“…Take time when time cometh, lest time steale away”, was John Heywood’s adage to ‘Make hay while the sun shines’ in his 1546 collection of proverbs. Old words perhaps, but Rishi Sunak’s recent request for the Office of Tax Simplification (OTS) to review Capital Gains Tax (CGT) is a sign of the sun coming out. In other words: an opportunity to revisit some of your future wealth planning.
The Chancellor of the Exchequer’s request follows the report published by the Office for Budget Responsibility (OBR). The Government’s manifesto commitment to not raise Income Tax, National Insurance or VAT, has limited the Chancellor’s options in respects to paying for recent recovery measures. The full financial implications of the pandemic remain unknown. What is known is that the cost of the responding support measures introduced by the Government have been huge. Furthermore, the need for a significant rebalancing of the national books in order to accommodate the costs is clear. It’s perhaps no surprise that what is considered to be “favourable tax treatment” would be highlighted as an area to bridge the deficit in Government spending through higher CGT receipts.
What we know so far
Discussions to date around the review seem to infer a shift to simplify the regime, but also to raise tax revenue. Rumours afoot suggest a particular focus on the CGT annual exempt allowance, currently set at £12,300; being potentially cut or abolished entirely. Some are suggesting a move from the more favourable CGT rates of tax, to an alignment with the less favourable Income Tax rates.
Many out there will cite previous rumours around the Business Asset Disposal Lifetime Limit being abolished completely. What instead followed was a significant cut in the Lifetime Limit.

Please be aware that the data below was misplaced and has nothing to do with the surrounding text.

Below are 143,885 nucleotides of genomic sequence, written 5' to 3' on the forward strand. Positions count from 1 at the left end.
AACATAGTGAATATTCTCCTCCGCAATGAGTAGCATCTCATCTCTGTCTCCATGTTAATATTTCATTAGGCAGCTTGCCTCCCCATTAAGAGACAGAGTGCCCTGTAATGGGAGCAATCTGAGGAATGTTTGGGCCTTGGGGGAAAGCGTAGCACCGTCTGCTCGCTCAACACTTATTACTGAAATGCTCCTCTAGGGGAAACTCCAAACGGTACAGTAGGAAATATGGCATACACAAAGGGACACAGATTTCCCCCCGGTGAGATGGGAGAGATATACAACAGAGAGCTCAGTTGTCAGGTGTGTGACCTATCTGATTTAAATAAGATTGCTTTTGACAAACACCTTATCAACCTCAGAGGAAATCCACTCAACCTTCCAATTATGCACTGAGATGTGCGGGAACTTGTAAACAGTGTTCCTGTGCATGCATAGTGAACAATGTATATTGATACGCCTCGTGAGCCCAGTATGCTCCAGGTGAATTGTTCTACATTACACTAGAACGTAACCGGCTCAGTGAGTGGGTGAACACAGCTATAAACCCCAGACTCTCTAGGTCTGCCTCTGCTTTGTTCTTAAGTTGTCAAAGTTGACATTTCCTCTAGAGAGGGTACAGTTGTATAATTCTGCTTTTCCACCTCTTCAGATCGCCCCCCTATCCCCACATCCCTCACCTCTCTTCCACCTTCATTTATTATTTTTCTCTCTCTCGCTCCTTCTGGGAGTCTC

It should be noted that everything is on the table. The Chancellor’s letter highlights this, with the emphasis appearing to be on allowances, exemptions, reliefs and the treatment of losses within CGT, as well as the interactions of how gains are taxed compared to other types of income.
What happens next?
It’s too early to be certain about any likely changes but it appears CGT may be about to lose some of its attraction as a comparatively low-tax environment for the wealthy and high earners.
The opportunity this all presents
Now could be the time to look at the sale of any assets earlier rather than later. For anyone considering disposing of an asset, the OTS review should serve as an opportunity to explore the thought.
If you’ve already planned to sell or dispose of an asset, now might be the time to bring your plans forward. Crystallising historic gains and paying the CGT at a potentially lower rate, whilst the ‘sun shines’, could be more beneficial than waiting for the review to conclude.
For you or maybe your spouse with unused CGT allowances the message is the same. The time to use those allowances is nigh, or face the possibility of losing it. Doing so will in essence give you certainty as to the CGT treatment.
As mentioned in my colleague Steve’s recent article “CGT Review Announced”, it’s a good time to liaise with your adviser to identify current and future exposure. Courtiers can look at alternative mitigation measures and incorporate any plans within your existing strategies.